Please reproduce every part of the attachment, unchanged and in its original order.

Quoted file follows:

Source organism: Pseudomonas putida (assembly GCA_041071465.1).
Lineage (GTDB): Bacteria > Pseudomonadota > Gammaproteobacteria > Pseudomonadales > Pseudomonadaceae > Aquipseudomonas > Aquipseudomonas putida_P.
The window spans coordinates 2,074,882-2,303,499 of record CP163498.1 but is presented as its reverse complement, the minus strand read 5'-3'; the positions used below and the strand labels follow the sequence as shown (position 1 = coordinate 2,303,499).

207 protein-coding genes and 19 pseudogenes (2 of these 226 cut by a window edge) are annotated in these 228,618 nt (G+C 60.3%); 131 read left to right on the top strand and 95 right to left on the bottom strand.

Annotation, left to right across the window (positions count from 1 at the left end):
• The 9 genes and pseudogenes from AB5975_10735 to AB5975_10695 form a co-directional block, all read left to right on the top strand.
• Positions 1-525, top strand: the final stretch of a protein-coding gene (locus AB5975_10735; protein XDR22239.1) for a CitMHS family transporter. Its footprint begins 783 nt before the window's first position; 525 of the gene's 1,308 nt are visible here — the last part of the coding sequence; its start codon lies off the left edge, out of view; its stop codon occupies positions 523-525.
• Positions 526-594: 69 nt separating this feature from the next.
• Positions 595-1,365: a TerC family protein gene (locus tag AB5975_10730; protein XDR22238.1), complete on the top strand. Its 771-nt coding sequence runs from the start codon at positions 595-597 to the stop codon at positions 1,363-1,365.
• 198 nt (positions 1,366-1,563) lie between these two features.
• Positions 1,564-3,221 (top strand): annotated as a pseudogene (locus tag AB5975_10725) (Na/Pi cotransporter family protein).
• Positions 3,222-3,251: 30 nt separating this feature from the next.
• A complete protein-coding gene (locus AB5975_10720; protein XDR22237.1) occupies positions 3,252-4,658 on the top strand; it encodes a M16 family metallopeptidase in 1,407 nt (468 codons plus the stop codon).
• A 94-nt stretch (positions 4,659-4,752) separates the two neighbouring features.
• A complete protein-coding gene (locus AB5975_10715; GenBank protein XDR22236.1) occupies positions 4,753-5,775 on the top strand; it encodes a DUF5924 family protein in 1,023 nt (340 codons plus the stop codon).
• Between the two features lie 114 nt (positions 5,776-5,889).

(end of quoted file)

Source organism: Pseudomonas putida (assembly GCA_041071465.1).
Lineage (GTDB): Bacteria > Pseudomonadota > Gammaproteobacteria > Pseudomonadales > Pseudomonadaceae > Aquipseudomonas > Aquipseudomonas putida_P.
The window spans coordinates 2,074,882-2,303,499 of record CP163498.1 but is presented as its reverse complement, the minus strand read 5'-3'; the positions used below and the strand labels follow the sequence as shown (position 1 = coordinate 2,303,499).

207 protein-coding genes and 19 pseudogenes (2 of these 226 cut by a window edge) are annotated in these 228,618 nt (G+C 60.3%); 131 read left to right on the top strand and 95 right to left on the bottom strand.

Annotation, left to right across the window (positions count from 1 at the left end):
• The 9 genes and pseudogenes from AB5975_10735 to AB5975_10695 form a co-directional block, all read left to right on the top strand.
• Positions 1-525, top strand: the final stretch of a protein-coding gene (locus AB5975_10735; protein XDR22239.1) for a CitMHS family transporter. Its footprint begins 783 nt before the window's first position; 525 of the gene's 1,308 nt are visible here — the last part of the coding sequence; its start codon lies off the left edge, out of view; its stop codon occupies positions 523-525.
• Positions 526-594: 69 nt separating this feature from the next.
• Positions 595-1,365: a TerC family protein gene (locus tag AB5975_10730; protein XDR22238.1), complete on the top strand. Its 771-nt coding sequence runs from the start codon at positions 595-597 to the stop codon at positions 1,363-1,365.
• 198 nt (positions 1,366-1,563) lie between these two features.
• Positions 1,564-3,221 (top strand): annotated as a pseudogene (locus tag AB5975_10725) (Na/Pi cotransporter family protein).
• Positions 3,222-3,251: 30 nt separating this feature from the next.
• A complete protein-coding gene (locus AB5975_10720; protein XDR22237.1) occupies positions 3,252-4,658 on the top strand; it encodes a M16 family metallopeptidase in 1,407 nt (468 codons plus the stop codon).
• A 94-nt stretch (positions 4,659-4,752) separates the two neighbouring features.
• A complete protein-coding gene (locus AB5975_10715; GenBank protein XDR22236.1) occupies positions 4,753-5,775 on the top strand; it encodes a DUF5924 family protein in 1,023 nt (340 codons plus the stop codon).
• Between the two features lie 114 nt (positions 5,776-5,889).